A few years ago, I served as a referee for the National Science Foundation, reading and evaluating grant proposals, and hopefully, being fair to the hopeful applicants. Once I had submitted my preliminary report, I traveled to Washington DC for a final meeting with other referees for that round of funding; we met over two days to classify the proposals into three categories that read something like ‘Funding Certain’ ‘Undecided’ and finally, ‘Reject.’ Unsurprisingly, our discussions were quite vigorous with frequent disagreements, and sometimes contention, on display. During one of these disputes, after I had finished stating why I thought a proposal to fund a mentoring workshop for junior faculty didn’t look sufficiently well put-together, articulated, or planned, a fellow referee, a professor from a private university, one clearly committed to getting the proposal through and over the finish line, delved into the ad-hominem during his attempted refutation, concluding with, ‘Let me tell you something pal, you’ve led a sheltered life!’
Before I could respond, another member of the panel correctly pointed out the personally offensive nature of that sort of remark, called for calm, and our deliberations continued. The proposal was eventually funded.
I was seething though and continued to for a long while. (As the writing of this post shows, perhaps I never stopped.) The funding of the proposal wasn’t what had upset me. Rather, I had not had a chance to say what I wanted in response, which in unvarnished form would have gone something like this:
I’ve led a sheltered life? Excuse me? I left home twenty years ago and came to this country as an immigrant, finished ten years of graduate school with inconsistent funding, sometimes working on the side to make ends meet; I studied in one of America’s worst inner cities; I teach in a public university; and you, a man who enjoys the privilege of his race and teaches in a private university, you’re telling me I’ve led a sheltered life. Why don’t you–pardon my French–go take a flying fuck at the moon?
And then, I would have dramatically pushed my chair back, and walked out of the conference room.
In my dreams.
What is it about the missed rejoinder, the missed opportunity for the perfect comeback, that galls us so? Why do the burrs left under our saddles by moments like that continue to aggravate us in particularly and peculiarly painful ways? I don’t think any great rhetorical point was scored by my opponent; I wasn’t humiliated; I wasn’t refuted; the pompous twit did get reprimanded in a fashion; and perhaps anyone with a modicum of intelligence in that room saw that his remark was uncalled for and ridiculous. (No one, however, came up to me after the meeting to say as much.)
The problem, I suppose, is that we carry around too many memories like these; life throws us into close proximity, too often for our comfort, into the company of those that are quick with the personally hurtful quip. The man suggesting I had lived a ‘sheltered life’ had somehow found, unerringly, the one assessment of me that would cut deep. And the only way we know of fighting back at that moment is to retaliate in kind. When that opportunity is denied, perhaps because we weren’t quick enough on the draw, perhaps because peacekeepers step in, we are denied our moment of release. And forgiving and forgetting and moving on has never been easy.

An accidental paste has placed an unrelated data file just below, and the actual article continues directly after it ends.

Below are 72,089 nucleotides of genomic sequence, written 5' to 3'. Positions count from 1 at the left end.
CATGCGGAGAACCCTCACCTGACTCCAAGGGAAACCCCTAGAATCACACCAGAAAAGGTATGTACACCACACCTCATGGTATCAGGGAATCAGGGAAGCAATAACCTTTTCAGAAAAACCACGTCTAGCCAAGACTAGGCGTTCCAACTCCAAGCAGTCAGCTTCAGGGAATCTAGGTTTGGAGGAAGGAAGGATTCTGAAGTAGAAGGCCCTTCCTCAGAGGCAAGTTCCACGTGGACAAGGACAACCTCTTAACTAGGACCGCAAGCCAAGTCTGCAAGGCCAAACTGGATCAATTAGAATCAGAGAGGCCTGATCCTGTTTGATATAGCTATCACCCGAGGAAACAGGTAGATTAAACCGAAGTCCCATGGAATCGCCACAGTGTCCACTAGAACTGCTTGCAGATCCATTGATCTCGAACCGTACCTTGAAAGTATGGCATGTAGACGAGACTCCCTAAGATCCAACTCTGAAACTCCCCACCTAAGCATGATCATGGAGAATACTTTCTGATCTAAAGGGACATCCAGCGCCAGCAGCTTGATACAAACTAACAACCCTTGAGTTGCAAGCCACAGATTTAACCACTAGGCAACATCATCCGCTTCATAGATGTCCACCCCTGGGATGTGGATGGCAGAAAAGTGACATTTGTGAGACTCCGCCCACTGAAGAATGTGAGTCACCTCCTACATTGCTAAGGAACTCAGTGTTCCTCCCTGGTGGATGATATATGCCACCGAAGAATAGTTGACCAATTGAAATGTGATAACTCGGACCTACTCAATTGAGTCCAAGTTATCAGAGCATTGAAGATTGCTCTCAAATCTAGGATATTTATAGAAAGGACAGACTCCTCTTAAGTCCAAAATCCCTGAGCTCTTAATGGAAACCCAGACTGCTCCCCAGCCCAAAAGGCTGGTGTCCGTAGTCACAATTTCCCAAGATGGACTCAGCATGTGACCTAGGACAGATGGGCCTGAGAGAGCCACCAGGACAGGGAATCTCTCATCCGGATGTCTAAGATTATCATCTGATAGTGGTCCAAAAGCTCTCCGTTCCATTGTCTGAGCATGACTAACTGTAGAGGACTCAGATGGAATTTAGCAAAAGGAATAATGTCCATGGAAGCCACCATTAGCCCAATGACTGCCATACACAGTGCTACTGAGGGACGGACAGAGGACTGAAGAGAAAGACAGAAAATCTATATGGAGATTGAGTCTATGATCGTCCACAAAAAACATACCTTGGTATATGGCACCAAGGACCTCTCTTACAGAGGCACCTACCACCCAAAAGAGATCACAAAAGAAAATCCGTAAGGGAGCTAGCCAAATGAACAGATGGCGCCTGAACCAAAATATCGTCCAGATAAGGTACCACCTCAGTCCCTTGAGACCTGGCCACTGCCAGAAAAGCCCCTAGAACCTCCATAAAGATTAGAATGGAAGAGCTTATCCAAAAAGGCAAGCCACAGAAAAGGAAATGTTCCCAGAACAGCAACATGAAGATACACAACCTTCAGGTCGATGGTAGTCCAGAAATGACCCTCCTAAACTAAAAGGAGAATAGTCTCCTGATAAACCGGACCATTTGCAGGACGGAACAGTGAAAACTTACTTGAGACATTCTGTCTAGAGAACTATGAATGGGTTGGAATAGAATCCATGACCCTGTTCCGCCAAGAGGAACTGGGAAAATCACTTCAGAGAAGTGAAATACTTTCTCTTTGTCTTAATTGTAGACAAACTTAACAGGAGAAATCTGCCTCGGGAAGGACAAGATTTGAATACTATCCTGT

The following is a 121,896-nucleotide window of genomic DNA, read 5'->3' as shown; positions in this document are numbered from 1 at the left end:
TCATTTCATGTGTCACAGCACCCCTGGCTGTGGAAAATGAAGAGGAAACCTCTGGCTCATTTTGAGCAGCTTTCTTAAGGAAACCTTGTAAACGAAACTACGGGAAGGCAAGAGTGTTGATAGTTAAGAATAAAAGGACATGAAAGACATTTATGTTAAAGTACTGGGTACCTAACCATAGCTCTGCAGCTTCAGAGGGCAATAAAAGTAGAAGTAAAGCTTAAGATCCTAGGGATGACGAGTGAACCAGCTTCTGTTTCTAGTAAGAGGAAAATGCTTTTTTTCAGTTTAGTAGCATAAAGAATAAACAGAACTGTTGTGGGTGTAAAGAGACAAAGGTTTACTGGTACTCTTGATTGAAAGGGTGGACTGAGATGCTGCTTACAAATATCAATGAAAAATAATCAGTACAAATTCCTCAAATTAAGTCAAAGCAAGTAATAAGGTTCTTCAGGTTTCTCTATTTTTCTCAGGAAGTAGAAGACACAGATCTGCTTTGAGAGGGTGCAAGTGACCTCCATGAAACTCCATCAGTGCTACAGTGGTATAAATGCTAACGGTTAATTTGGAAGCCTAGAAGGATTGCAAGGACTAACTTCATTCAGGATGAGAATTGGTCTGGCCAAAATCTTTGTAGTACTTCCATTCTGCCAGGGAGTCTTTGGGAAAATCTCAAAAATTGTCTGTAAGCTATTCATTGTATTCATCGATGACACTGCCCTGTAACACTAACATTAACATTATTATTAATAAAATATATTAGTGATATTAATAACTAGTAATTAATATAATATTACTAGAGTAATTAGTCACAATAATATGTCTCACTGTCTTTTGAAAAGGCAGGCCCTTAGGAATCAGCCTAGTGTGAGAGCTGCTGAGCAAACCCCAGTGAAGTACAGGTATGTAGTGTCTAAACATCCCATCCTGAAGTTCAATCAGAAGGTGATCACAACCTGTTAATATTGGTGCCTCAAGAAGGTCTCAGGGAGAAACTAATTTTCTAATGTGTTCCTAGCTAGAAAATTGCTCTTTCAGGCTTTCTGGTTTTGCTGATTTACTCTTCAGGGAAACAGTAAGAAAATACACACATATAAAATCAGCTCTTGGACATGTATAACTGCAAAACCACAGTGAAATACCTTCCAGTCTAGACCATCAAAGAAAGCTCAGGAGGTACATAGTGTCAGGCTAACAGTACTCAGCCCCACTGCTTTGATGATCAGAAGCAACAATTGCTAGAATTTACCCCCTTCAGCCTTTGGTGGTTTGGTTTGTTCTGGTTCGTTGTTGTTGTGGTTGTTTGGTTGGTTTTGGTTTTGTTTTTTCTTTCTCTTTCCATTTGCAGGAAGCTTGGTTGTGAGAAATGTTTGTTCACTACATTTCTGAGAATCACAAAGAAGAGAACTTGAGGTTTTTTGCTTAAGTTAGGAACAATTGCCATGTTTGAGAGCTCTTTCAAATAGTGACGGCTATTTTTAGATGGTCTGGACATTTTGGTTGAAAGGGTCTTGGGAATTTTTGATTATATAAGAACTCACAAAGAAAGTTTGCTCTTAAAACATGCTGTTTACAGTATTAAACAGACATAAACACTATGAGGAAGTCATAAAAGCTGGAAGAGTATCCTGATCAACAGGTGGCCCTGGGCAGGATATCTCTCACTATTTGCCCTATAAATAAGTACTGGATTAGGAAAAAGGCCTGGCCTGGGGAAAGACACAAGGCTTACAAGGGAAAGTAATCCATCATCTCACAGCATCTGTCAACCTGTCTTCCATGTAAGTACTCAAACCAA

7 thoughts on “The Missed Rejoinder: Memorable For All The Wrong Reasons”
Ad hominem assault is, alas, very much the norm in New Zealand academia on my experience. It’s why I never sought a career in the field. The sad part is that the abuse followed me into the public world where I write history, in the form of personal worth denials masquerading as reviews. The point being that outside the university context such conduct becomes an attack on my repute and income in public. This from people whose equivalent prosperity is a function of their employment at my expense as taxpayer. They don’t see it that way of course. Sigh.
I do think you live a sheltered life. If you lived in a third world country and in that environment tried to push Science Education, no less, you would have received so many of those “personally hurtful quips”, coming from all sides, that probably you would not remember any one as deserving to be specially noted.
One certainly does not grow over such experiences, but after so many of them, one tends to think it is one’s personal failure to keep on seething at each and every occurrence.
Ha! Living in a first-world country does not protect you from ‘personally hurtful quips’! Third-world countries don’t have a monopoly on verbal assault. Try moving out here and see for yourself.
And yes, personal growth requires we move on – but that is an ongoing process, not something we ever fully master in our lives. If we did, we’d be saints, not regular humans.
Indeed. But at least someone stood up to point that a personal attack was kind-of sort-of out of bounds, while in many places it would have been considered business as usual.
There is an interesting discussion to be had here about cultural differences in the kinds of conversational parameters followed – I’ll blog on that someday (soon, I hope).
I usually don’t laugh when I read your blog, but your imaginary rebuttal caused me to chuckle. I’m often guilty of the same latent retribution, I’m afraid.
Glad you liked it, and glad it resonated!